Busy life, the burden of responsibility, work, family demand energy. A lot of information needs processing; important decisions confront. Keeping the mind in constant focus takes energy. People are exhausted. Stress impacts the mind and the body. People yearn for relief, relaxation. It is hard to disengage. Information pours from all sides, processed by the mind. Not much more needs to be said because everybody knows it and feels it, and fears it.
Meditation is a natural antidote to compulsive thinking. It is the method used to achieve a calm awareness to the point of profound, deep peace while simultaneously maintaining an awake, alert mind that rests totally in the present moment.
The Buddhists call the wandering, restless mind ‘Monkey Mind’. Picture a monkey jumping from one branch to the next, looking around, never settled, never pausing, unconcentrated, readily distracted. Humans are addicted to thinking. Studies indicate the ruminating mind associates with stress and depression. It comes as no surprise. A negative thought rises and soon spreads into a network of self-generating streams of anxiety, anger or fear. Feeding on questions like ‘How did this happen?’ and ‘What will happen next?’. The present disappears. Past and future dominate. How can sound decisions be made in such a predicament? Everybody knows how true this is. Everybody knows the feeling.
Meditation and mindfulness outline an idea of relaxation. People take a lot of trouble to achieve feelings of relaxation. Often the effort put towards relaxation seems in itself a source of stress. The notion of forcing stress and anxiety out of mind by addition—a drink, for example, or thrill-seeking, is widespread. It is like overcoming noise with more noise.
One cannot stop compulsive thinking more thinking. The mind needs space. The mind needs quiet. The mind needs stillness. Only meditation brings these qulities.
Even perceived stress directly affects telomere length, suggesting that both environmental stress and perceived stress may induce premature ageing. The Nobel Price winning scientist Elizabeth Blackburne discovered that an enzyme called telomerase protects the telomere caps. Her studies revealed that protective telomerase activity in meditators was 30% higher than in non-meditators. In another study that focussed on daily 12-minute meditation, the percentage was a phenomenal 43% additional telomerase activity. There is no doubt that meditation is a powerful tool to mitigate stress.
International Journal of Neuroscience reports studies to show that a 30-year-old person after five years without meditation has a biological age of 30+6= 36 years. In contrast, a 30-year-old person after five years WITH meditation has a biological age of 30-7= 23 years. Studies indicate that short-term meditators have a biological age five years younger than similarly aged non-meditators. Long-term meditators have an average biological age reduction of 12 years compared to non-meditators.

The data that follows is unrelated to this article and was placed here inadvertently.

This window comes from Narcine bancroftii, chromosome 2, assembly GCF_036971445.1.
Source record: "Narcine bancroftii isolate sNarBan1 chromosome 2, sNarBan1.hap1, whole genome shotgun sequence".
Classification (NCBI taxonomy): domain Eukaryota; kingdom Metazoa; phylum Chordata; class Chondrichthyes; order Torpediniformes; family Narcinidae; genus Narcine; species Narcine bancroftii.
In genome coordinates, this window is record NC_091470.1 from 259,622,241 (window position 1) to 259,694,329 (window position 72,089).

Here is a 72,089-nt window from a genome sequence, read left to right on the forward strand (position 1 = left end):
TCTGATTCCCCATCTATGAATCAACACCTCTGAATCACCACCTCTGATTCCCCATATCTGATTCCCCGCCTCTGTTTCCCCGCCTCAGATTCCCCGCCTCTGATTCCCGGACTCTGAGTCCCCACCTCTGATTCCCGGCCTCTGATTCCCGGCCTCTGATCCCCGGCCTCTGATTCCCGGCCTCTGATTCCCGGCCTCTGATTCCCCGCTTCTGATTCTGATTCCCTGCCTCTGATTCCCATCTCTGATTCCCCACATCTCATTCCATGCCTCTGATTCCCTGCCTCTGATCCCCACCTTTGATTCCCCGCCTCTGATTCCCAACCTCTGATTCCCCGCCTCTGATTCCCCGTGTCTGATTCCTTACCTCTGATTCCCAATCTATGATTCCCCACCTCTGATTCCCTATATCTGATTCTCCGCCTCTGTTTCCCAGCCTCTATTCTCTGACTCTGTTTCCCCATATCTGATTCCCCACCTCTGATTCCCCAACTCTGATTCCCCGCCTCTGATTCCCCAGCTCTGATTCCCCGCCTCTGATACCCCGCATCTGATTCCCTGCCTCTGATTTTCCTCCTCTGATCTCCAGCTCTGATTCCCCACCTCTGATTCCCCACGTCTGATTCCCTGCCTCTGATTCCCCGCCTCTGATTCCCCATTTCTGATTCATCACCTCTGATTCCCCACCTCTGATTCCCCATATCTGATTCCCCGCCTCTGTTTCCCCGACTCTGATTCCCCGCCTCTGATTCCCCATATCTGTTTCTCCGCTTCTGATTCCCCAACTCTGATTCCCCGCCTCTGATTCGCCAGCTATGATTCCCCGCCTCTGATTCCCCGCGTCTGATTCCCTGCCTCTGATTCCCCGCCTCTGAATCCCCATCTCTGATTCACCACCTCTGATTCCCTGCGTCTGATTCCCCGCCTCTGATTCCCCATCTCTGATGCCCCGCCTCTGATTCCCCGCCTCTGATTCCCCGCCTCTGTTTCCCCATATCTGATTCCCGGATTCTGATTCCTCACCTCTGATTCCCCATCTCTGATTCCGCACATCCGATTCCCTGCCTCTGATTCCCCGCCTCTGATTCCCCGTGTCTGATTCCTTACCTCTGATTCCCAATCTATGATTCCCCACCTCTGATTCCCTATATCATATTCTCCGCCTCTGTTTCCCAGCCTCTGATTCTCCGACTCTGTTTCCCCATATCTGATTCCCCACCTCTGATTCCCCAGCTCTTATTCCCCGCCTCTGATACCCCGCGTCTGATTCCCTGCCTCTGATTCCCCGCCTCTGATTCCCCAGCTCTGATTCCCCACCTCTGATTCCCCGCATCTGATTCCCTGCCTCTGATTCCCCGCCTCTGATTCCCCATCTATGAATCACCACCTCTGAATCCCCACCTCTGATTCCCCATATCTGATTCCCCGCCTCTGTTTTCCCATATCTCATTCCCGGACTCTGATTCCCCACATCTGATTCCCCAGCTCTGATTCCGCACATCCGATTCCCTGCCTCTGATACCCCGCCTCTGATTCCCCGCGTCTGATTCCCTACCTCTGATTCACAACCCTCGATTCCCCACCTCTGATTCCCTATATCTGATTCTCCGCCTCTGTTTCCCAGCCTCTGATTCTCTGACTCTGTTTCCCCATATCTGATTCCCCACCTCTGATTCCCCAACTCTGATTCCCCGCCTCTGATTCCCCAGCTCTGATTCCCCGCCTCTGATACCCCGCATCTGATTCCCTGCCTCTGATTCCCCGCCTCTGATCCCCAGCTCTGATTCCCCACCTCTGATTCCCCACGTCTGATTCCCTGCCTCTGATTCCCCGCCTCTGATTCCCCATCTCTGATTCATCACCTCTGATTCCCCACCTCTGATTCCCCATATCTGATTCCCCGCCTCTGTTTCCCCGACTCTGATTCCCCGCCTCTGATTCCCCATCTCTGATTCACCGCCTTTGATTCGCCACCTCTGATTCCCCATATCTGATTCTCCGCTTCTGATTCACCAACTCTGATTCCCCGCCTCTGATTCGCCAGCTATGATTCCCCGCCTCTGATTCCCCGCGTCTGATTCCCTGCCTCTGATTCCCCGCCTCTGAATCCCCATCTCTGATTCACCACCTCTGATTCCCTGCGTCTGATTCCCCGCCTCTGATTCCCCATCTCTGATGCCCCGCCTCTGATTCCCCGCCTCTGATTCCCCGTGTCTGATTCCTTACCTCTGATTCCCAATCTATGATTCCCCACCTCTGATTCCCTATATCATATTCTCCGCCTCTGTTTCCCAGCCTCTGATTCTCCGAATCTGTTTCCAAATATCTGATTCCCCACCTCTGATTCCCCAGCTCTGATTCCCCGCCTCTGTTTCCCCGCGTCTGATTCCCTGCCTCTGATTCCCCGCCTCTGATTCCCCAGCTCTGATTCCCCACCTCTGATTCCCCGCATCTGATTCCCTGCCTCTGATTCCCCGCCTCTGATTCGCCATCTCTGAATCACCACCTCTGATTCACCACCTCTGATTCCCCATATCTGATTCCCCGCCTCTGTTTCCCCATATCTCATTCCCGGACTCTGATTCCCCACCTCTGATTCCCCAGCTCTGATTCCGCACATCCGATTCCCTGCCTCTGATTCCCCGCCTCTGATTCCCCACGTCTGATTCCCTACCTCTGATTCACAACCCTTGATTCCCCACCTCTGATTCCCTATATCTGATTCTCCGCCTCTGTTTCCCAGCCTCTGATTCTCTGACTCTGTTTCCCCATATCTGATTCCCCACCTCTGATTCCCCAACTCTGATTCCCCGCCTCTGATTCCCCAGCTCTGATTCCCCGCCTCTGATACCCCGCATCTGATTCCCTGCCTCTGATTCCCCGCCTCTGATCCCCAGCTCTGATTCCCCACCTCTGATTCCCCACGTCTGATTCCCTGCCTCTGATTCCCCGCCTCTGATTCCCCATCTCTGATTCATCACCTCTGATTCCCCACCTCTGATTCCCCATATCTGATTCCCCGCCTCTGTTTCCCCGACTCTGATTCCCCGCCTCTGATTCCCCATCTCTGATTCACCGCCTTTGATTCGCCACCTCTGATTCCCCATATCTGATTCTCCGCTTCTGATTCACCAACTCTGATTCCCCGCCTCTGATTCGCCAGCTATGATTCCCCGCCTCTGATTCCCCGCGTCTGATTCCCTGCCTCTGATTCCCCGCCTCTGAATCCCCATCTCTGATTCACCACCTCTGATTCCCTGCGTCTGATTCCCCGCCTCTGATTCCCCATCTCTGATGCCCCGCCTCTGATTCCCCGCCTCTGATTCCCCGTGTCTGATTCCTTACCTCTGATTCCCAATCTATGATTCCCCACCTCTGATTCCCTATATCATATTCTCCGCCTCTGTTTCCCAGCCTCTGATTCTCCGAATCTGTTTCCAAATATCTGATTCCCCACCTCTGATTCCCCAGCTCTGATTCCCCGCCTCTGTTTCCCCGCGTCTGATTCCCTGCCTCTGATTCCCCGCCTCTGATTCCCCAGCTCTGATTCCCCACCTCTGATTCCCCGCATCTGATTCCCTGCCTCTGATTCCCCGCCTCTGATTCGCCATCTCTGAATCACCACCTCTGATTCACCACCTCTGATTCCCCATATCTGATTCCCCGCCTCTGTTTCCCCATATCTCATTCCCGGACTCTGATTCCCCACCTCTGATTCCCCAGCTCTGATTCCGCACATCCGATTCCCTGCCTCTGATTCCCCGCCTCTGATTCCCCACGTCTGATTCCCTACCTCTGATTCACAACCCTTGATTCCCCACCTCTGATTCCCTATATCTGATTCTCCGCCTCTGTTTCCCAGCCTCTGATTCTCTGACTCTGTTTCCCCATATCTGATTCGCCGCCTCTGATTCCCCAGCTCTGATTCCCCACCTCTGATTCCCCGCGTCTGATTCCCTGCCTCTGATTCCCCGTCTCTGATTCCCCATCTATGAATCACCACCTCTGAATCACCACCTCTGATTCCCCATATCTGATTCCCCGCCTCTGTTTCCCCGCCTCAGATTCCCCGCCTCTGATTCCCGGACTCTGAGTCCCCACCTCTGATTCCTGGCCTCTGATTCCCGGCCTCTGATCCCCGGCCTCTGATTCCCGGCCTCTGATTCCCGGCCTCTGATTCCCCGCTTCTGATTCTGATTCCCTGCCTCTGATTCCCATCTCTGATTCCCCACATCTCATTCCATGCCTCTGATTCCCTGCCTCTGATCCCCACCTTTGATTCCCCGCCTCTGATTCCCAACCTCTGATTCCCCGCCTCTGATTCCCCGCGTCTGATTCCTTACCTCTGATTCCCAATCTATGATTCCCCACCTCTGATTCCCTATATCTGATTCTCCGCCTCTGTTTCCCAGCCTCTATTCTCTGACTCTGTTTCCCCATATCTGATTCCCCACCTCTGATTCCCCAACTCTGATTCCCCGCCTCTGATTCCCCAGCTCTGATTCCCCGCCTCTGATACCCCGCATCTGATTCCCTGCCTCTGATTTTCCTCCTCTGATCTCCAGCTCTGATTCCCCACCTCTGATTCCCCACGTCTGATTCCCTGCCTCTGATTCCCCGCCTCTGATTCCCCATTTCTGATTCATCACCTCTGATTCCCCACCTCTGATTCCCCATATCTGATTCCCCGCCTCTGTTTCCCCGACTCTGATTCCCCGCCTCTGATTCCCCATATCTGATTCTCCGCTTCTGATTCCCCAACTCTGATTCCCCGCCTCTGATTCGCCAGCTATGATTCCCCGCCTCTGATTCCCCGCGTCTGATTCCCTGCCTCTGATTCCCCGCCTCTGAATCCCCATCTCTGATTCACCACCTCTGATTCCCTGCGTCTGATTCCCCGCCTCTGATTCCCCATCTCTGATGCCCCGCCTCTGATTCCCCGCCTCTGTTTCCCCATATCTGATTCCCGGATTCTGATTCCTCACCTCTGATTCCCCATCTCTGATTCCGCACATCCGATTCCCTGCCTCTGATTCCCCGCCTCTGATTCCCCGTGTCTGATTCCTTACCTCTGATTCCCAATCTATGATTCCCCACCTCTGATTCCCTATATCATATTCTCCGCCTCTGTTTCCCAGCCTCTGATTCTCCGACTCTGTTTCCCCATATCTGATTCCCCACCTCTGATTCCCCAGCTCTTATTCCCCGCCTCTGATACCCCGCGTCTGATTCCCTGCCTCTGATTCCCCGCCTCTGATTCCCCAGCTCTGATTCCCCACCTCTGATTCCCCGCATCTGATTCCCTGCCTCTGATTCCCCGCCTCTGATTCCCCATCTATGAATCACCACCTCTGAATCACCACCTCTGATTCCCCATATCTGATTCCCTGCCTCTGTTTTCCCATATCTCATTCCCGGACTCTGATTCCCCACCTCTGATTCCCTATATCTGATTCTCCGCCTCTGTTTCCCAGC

Meditation is not just a spiritual experience. Neuroscience, psychology and neurobiology research into the effect of meditation on brain activity show lower frequency alpha waves and theta waves, indicating a state of deep relaxation with sharpness awareness maintained. Alpha waves (8-12 HZ) are characteristic of deep relaxation. In meditation, alpha waves are most abundant in the posterior part of the brain. Theta waves (4-8 Hz) are associated with daydreaming, creativity, sleep, improved memory and focus, and mindfulness. Long-term meditation practitioners have also been shown to have a higher pain tolerance.
Buddhism aims to cultivate the mind. Thoughts are like the waves of the ocean. It is like a boat on the ocean. When waves are running high, it is impossible to see the horizon. How can one find a position without the horizon as a reference? The mind entangled in thoughts loses the ability to reflect on itself. The mind needs calm and stillness to express itself. Only in such a state does the possibility of insight, awareness, and ultimately wisdom emerge. For a Buddhist, meditation is an indispensable tool. Without it, wisdom is unobtainable. What is wisdom? Wisdom is the ability to see things without a difference, without judgement, without prejudice, without polarity. Wisdom is non-duality.